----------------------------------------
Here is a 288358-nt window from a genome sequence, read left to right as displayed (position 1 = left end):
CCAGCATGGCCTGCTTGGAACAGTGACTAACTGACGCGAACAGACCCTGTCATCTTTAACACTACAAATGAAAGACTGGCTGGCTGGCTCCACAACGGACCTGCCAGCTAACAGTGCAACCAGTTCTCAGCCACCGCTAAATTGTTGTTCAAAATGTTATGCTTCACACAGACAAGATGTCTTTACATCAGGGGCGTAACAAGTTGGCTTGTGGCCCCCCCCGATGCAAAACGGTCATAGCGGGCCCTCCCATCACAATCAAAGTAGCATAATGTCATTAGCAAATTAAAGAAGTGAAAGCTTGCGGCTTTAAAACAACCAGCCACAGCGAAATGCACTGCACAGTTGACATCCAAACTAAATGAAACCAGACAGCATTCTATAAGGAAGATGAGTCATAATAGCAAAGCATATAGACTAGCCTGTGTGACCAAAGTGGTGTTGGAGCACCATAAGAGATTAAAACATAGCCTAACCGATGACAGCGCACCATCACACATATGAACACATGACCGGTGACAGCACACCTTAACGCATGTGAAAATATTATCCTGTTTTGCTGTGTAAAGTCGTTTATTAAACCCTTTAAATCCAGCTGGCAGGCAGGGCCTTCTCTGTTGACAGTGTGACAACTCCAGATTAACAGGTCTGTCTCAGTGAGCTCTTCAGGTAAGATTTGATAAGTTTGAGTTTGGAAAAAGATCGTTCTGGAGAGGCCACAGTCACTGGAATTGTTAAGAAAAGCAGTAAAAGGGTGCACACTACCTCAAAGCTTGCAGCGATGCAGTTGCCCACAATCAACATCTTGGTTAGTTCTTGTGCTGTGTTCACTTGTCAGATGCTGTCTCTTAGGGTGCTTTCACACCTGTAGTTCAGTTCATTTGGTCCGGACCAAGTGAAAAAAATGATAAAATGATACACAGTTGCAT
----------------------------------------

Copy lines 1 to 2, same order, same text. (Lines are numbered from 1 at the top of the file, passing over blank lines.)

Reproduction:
Here is a 288358-nt window from a genome sequence, read left to right as displayed (position 1 = left end):
CCAGCATGGCCTGCTTGGAACAGTGACTAACTGACGCGAACAGACCCTGTCATCTTTAACACTACAAATGAAAGACTGGCTGGCTGGCTCCACAACGGACCTGCCAGCTAACAGTGCAACCAGTTCTCAGCCACCGCTAAATTGTTGTTCAAAATGTTATGCTTCACACAGACAAGATGTCTTTACATCAGGGGCGTAACAAGTTGGCTTGTGGCCCCCCCCGATGCAAAACGGTCATAGCGGGCCCTCCCATCACAATCAAAGTAGCATAATGTCATTAGCAAATTAAAGAAGTGAAAGCTTGCGGCTTTAAAACAACCAGCCACAGCGAAATGCACTGCACAGTTGACATCCAAACTAAATGAAACCAGACAGCATTCTATAAGGAAGATGAGTCATAATAGCAAAGCATATAGACTAGCCTGTGTGACCAAAGTGGTGTTGGAGCACCATAAGAGATTAAAACATAGCCTAACCGATGACAGCGCACCATCACACATATGAACACATGACCGGTGACAGCACACCTTAACGCATGTGAAAATATTATCCTGTTTTGCTGTGTAAAGTCGTTTATTAAACCCTTTAAATCCAGCTGGCAGGCAGGGCCTTCTCTGTTGACAGTGTGACAACTCCAGATTAACAGGTCTGTCTCAGTGAGCTCTTCAGGTAAGATTTGATAAGTTTGAGTTTGGAAAAAGATCGTTCTGGAGAGGCCACAGTCACTGGAATTGTTAAGAAAAGCAGTAAAAGGGTGCACACTACCTCAAAGCTTGCAGCGATGCAGTTGCCCACAATCAACATCTTGGTTAGTTCTTGTGCTGTGTTCACTTGTCAGATGCTGTCTCTTAGGGTGCTTTCACACCTGTAGTTCAGTTCATTTGGTCCGGACCAAGTGAAAAAAATGATAAAATGATACACAGTTGCAT